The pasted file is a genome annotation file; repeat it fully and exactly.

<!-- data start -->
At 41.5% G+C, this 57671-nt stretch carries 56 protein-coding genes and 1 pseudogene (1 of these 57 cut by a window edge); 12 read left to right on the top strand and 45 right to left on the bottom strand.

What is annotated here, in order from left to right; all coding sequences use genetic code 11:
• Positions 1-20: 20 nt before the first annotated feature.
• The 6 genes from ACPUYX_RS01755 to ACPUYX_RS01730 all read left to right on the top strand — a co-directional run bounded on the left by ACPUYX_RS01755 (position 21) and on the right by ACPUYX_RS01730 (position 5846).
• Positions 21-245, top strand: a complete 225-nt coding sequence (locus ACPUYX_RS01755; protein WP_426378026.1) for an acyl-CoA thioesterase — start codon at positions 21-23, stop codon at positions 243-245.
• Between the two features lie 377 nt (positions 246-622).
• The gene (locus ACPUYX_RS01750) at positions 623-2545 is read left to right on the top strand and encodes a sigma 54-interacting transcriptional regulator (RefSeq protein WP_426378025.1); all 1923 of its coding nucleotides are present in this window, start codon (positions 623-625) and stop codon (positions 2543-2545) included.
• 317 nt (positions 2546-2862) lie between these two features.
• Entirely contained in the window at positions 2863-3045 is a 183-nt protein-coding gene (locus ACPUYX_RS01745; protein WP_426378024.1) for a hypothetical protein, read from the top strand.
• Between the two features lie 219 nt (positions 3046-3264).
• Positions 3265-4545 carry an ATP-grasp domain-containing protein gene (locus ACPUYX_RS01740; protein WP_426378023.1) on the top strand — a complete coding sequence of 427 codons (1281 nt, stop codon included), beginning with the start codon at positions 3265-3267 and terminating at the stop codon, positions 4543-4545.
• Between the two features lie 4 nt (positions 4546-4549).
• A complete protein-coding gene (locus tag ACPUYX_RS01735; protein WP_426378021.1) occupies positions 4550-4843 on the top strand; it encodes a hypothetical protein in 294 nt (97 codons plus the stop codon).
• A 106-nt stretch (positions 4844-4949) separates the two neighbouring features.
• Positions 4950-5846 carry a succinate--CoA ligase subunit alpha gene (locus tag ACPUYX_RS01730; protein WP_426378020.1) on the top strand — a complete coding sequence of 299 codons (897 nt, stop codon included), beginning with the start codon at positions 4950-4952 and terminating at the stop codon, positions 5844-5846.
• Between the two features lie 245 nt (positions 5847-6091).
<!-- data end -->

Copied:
At 41.5% G+C, this 57671-nt stretch carries 56 protein-coding genes and 1 pseudogene (1 of these 57 cut by a window edge); 12 read left to right on the top strand and 45 right to left on the bottom strand.

What is annotated here, in order from left to right; all coding sequences use genetic code 11:
• Positions 1-20: 20 nt before the first annotated feature.
• The 6 genes from ACPUYX_RS01755 to ACPUYX_RS01730 all read left to right on the top strand — a co-directional run bounded on the left by ACPUYX_RS01755 (position 21) and on the right by ACPUYX_RS01730 (position 5846).
• Positions 21-245, top strand: a complete 225-nt coding sequence (locus ACPUYX_RS01755; protein WP_426378026.1) for an acyl-CoA thioesterase — start codon at positions 21-23, stop codon at positions 243-245.
• Between the two features lie 377 nt (positions 246-622).
• The gene (locus ACPUYX_RS01750) at positions 623-2545 is read left to right on the top strand and encodes a sigma 54-interacting transcriptional regulator (RefSeq protein WP_426378025.1); all 1923 of its coding nucleotides are present in this window, start codon (positions 623-625) and stop codon (positions 2543-2545) included.
• 317 nt (positions 2546-2862) lie between these two features.
• Entirely contained in the window at positions 2863-3045 is a 183-nt protein-coding gene (locus ACPUYX_RS01745; protein WP_426378024.1) for a hypothetical protein, read from the top strand.
• Between the two features lie 219 nt (positions 3046-3264).
• Positions 3265-4545 carry an ATP-grasp domain-containing protein gene (locus ACPUYX_RS01740; protein WP_426378023.1) on the top strand — a complete coding sequence of 427 codons (1281 nt, stop codon included), beginning with the start codon at positions 3265-3267 and terminating at the stop codon, positions 4543-4545.
• Between the two features lie 4 nt (positions 4546-4549).
• A complete protein-coding gene (locus tag ACPUYX_RS01735; protein WP_426378021.1) occupies positions 4550-4843 on the top strand; it encodes a hypothetical protein in 294 nt (97 codons plus the stop codon).
• A 106-nt stretch (positions 4844-4949) separates the two neighbouring features.
• Positions 4950-5846 carry a succinate--CoA ligase subunit alpha gene (locus tag ACPUYX_RS01730; protein WP_426378020.1) on the top strand — a complete coding sequence of 299 codons (897 nt, stop codon included), beginning with the start codon at positions 4950-4952 and terminating at the stop codon, positions 5844-5846.
• Between the two features lie 245 nt (positions 5847-6091).